One thing you should think about is whether you're going to be able to take advantage of the flexibility of vector-based graphics: can your physics/collision/animation system handle non-rigid shapes?

Using 2D geometry is actually annoyingly complicated, far from a solved problem -- for instance, there's no easy (fast and simple) way to triangulate a concave polygon.

I'm wary of using generic/SVG-type vector renderers simply because they're probably designed with far different considerations than what a typical game will need. It really depends on what you need -- if you want to be able to author svg files and use them in game, then a library might be worth it. If all you want to do is draw some polygons, then you might be better off implementing it yourself.

Flash is a bit pricey, but writing a comparable animation editor will definitely  cost a LOT more. Then again, as with the rendering lib, it depends on whether you need all of that power/flexibility or just a simple subset of functionality.


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« Reply #15 on: May 06, 2008, 06:19:40 PM »

I love Vectors  Kiss

I can't recommend Illustrator enough, although some people can get freakishly comfortable drawing in Flash (especially tablet users), so you should give both of them a try.
I'm making all the graphics for my current game in Illustator, but alas, I can't show it off just yet.
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Zaphos
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« Reply #16 on: May 06, 2008, 07:22:35 PM »

I've never used Flash. Pardon my ignorance, but doesn't the Flash development stuff go for $600 or something?
Well there's flex, which is free.  I've not really used it much, though, so I don't know how much you can do with it.
There's also a $200 student license, if you're a student.  ... which is, well, at least less than $600 ...

Well, the two advantages I'd hope to get from using a vector-based approach to graphics are resolution independence and smooth animation using interpolated vertex positions. Neither of those are really available with traditional raster graphics.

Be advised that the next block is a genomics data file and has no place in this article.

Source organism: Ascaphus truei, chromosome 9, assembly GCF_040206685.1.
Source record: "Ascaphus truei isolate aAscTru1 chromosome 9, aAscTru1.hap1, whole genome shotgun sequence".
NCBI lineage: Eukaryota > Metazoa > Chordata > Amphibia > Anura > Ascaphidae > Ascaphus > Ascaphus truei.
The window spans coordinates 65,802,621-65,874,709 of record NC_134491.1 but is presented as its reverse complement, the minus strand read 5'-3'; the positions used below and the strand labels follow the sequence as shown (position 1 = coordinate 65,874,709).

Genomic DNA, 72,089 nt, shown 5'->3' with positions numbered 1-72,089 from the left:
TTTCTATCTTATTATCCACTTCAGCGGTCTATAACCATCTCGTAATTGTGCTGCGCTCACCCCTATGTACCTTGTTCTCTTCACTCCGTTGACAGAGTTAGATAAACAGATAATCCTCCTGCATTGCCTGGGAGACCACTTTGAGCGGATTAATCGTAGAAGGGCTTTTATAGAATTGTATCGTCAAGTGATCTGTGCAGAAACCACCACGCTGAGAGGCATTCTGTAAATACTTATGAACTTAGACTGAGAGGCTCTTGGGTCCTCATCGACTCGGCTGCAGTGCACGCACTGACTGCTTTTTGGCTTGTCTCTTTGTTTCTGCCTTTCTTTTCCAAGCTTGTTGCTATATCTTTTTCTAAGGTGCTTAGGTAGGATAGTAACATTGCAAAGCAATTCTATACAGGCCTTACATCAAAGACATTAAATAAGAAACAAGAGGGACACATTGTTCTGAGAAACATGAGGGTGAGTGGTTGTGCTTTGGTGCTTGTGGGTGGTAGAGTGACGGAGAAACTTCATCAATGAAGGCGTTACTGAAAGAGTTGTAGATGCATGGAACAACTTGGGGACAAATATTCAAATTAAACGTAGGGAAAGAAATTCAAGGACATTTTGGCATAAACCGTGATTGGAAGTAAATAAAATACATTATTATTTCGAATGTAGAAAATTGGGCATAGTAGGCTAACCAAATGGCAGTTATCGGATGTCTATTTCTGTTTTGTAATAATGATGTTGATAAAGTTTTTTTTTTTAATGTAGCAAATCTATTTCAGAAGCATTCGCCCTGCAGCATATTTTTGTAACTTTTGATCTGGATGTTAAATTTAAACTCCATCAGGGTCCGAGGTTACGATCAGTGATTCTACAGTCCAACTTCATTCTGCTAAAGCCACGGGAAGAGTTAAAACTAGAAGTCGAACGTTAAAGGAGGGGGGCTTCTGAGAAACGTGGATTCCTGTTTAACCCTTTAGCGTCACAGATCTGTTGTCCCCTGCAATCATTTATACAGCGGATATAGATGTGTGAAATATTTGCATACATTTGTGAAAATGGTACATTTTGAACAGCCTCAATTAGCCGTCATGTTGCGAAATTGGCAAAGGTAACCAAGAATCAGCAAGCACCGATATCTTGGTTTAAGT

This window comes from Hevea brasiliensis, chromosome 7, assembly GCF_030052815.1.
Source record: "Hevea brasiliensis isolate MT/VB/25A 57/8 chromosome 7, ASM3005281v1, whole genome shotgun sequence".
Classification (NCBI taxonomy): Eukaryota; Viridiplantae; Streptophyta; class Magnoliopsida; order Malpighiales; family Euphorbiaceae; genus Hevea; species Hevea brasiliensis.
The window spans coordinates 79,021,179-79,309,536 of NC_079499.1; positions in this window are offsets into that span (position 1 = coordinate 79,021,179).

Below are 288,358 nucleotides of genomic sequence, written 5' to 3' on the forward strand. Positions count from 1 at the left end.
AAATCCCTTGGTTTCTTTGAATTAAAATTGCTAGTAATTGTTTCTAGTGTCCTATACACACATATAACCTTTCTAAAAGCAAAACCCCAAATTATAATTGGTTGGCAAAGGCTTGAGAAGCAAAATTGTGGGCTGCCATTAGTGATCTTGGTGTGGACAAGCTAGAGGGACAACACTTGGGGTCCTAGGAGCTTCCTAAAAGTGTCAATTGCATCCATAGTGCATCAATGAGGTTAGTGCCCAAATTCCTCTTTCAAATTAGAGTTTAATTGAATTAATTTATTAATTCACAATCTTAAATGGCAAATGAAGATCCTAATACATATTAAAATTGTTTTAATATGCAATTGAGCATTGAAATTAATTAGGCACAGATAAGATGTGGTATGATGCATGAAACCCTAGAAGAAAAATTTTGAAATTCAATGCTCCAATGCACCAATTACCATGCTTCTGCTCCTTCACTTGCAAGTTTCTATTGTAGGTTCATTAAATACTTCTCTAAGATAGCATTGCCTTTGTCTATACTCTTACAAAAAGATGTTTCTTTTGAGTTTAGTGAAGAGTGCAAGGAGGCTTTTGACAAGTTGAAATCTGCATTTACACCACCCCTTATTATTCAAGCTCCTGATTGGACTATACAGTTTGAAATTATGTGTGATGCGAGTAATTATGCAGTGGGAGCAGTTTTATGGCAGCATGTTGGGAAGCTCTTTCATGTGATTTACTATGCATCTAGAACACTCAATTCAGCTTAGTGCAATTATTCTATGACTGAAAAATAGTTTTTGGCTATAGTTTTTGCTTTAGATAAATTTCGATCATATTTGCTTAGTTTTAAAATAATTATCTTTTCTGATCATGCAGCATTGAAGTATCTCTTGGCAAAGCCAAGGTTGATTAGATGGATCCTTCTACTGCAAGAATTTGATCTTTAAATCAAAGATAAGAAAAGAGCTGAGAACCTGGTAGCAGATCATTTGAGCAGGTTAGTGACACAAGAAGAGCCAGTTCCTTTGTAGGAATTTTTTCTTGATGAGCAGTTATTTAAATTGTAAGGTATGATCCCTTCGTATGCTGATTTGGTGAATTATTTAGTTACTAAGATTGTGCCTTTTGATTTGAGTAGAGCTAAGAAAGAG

He was suggesting mipmaps for resolution independence -- essentially making your art at a higher res than you need to display.  That will be less space efficient, although if you have clean vector-esque art and use PNGs for storage, perhaps not too much so.
You can get vertex interpolation to some extent by putting the raster graphics as texture on a mesh, and moving the underlying mesh vertices.

I think which approach is faster (bitmap vs vector) depends a LOT on the style and implementation. Personally I think sprites look great until you need to scale/rotate them, at which point they start to get ugly. They also rule out skinned/morphing type graphics (i.e non-rigid movement).
If the resolution of the art is high enough, scaling and rotating are fine.  For example I think Aquaria does a lot of scaling and rotating of bitmaps, and still looks amazing.  It also does some non-rigid movement to good effect (like wave effects).  Very complex non-rigid motion is also possible with sprites; actually Mr Cake kindly linked me a nice paper on that very topic a while back -- 2D Shape Deformation Using Nonlinear Least Squares Optimization.


Using 2D geometry is actually annoyingly complicated, far from a solved problem -- for instance, there's no easy (fast and simple) way to triangulate a concave polygon.
What about this flipcode article with source? (edit: actually looking at that, I'm not really sure what they mean by efficient, it looks like they're just ear clipping; the 'Fast Polygon Triangulation based on Seidel's Algorithm' graphics gem is probably better.  Although the ear clipping one might be fast enough for some applications anyway, as long as there aren't many vertices ...)
Also, for many applications it should not be necessary to generate a new triangulation, so this may not be a problem at all.

I think it's a solved problem for the most part; the solutions just might not be as easy or accessible as you'd like.
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« Reply #17 on: May 07, 2008, 12:53:06 AM »

I'm making all the graphics for my current game in Illustator, but alas, I can't show it off just yet.

What file format do you use for import into the game?

I'm an experienced Illustrator user (as an art tool) but it would never have occurred to me that I could import Illustrator artwork into a game directly.

Illustrator is way more powerful than Flash (though it too is quite expensive), but there's no way I'm going to write a PostScript parser for my games!
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« Reply #18 on: May 07, 2008, 02:34:37 AM »

Using 2D geometry is actually annoyingly complicated, far from a solved problem
Rather hard to avoid though when you're outputting to a monitor Wink  (I know you're probably talking about 2d affine/projective geometry probably, but whatever)
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raigan
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« Reply #19 on: May 07, 2008, 05:59:25 AM »

I just meant that, compared to a simpler sprite-based system (where you're just dealing with the position/orientation/scale of quads) there is more "engineering" involved.